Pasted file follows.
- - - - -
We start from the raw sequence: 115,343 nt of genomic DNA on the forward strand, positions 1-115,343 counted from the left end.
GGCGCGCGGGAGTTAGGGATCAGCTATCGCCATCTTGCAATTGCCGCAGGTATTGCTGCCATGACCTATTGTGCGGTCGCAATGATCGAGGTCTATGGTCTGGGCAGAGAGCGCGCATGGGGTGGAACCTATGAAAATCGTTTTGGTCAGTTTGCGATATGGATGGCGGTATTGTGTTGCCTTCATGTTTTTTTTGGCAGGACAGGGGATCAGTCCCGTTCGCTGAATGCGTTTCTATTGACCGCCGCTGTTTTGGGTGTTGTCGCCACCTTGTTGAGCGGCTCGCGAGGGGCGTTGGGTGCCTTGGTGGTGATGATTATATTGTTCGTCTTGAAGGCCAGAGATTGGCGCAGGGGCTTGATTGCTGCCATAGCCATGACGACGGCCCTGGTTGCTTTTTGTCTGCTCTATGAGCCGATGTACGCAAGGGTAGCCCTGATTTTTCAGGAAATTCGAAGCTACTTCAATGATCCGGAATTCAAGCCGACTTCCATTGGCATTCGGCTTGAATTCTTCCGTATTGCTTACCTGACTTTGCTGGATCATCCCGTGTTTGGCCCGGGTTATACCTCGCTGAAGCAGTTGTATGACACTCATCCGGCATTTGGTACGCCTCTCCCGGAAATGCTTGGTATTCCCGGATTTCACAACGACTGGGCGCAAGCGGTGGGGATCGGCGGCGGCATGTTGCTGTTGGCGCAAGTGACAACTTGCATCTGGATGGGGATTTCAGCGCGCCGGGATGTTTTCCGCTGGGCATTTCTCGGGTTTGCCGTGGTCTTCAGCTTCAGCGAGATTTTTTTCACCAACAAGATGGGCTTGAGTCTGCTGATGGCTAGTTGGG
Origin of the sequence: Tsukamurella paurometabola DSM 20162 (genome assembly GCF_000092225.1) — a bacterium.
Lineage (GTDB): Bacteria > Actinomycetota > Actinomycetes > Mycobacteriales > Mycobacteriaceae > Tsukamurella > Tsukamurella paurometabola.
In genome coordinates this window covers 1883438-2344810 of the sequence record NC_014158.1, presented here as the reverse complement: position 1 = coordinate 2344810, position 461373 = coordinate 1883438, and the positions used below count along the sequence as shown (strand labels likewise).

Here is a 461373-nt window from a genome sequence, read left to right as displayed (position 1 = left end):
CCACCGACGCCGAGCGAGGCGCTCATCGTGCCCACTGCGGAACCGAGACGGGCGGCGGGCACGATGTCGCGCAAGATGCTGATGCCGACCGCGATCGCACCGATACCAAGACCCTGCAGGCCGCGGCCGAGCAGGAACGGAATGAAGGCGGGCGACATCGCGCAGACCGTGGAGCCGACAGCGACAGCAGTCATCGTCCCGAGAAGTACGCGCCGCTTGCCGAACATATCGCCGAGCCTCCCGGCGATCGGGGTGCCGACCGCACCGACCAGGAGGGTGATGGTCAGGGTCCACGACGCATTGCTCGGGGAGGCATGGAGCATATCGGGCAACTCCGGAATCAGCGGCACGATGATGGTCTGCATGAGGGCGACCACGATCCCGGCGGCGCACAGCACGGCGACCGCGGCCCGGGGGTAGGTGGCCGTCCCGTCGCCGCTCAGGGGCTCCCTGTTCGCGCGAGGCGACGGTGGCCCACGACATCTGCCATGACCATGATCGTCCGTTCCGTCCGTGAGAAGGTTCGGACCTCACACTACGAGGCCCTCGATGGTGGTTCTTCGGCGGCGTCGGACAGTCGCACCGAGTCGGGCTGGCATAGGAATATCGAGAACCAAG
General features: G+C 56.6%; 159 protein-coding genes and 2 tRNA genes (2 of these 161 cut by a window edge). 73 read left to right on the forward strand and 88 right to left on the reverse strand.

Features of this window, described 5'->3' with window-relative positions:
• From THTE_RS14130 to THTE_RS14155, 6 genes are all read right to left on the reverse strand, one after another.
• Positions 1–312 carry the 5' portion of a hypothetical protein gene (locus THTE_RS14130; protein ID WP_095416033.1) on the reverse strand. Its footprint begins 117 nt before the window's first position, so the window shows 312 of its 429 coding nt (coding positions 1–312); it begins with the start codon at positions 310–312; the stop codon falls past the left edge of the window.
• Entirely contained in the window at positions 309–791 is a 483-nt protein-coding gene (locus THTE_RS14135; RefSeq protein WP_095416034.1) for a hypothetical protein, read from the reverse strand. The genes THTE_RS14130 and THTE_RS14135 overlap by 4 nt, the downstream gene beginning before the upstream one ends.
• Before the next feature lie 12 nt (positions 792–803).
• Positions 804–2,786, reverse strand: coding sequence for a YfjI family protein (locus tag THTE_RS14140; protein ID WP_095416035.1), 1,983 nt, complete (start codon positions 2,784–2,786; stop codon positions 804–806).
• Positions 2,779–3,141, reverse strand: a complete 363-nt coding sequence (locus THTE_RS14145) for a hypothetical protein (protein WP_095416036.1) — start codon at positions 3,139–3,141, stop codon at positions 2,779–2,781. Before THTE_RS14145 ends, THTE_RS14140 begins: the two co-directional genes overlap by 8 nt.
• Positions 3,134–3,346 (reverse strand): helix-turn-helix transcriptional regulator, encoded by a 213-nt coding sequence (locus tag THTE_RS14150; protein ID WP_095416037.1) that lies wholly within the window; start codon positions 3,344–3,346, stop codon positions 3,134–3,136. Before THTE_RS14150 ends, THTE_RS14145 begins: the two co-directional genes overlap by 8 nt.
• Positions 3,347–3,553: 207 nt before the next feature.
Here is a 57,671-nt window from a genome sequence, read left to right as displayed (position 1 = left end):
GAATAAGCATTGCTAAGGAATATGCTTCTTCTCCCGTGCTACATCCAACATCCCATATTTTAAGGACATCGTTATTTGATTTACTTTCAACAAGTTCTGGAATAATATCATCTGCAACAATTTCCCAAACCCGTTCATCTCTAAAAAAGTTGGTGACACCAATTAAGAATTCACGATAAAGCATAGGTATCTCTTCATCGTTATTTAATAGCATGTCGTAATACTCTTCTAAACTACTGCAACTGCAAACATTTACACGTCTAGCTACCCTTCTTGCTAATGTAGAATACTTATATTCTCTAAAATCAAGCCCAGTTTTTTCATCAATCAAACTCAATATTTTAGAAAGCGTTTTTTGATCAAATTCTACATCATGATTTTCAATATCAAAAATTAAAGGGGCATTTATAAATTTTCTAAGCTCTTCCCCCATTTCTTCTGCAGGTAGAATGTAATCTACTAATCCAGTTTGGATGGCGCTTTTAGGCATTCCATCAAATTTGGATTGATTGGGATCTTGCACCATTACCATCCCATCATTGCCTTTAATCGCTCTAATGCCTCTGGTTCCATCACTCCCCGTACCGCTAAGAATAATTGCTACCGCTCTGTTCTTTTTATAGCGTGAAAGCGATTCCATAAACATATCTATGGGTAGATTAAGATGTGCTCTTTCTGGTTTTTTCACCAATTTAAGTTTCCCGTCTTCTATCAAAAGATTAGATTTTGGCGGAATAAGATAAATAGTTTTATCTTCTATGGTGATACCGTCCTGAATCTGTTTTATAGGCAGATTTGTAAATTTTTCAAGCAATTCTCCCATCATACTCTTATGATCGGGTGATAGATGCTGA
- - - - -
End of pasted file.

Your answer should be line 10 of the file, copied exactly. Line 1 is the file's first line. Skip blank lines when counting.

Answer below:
• From THTE_RS14130 to THTE_RS14155, 6 genes are all read right to left on the reverse strand, one after another.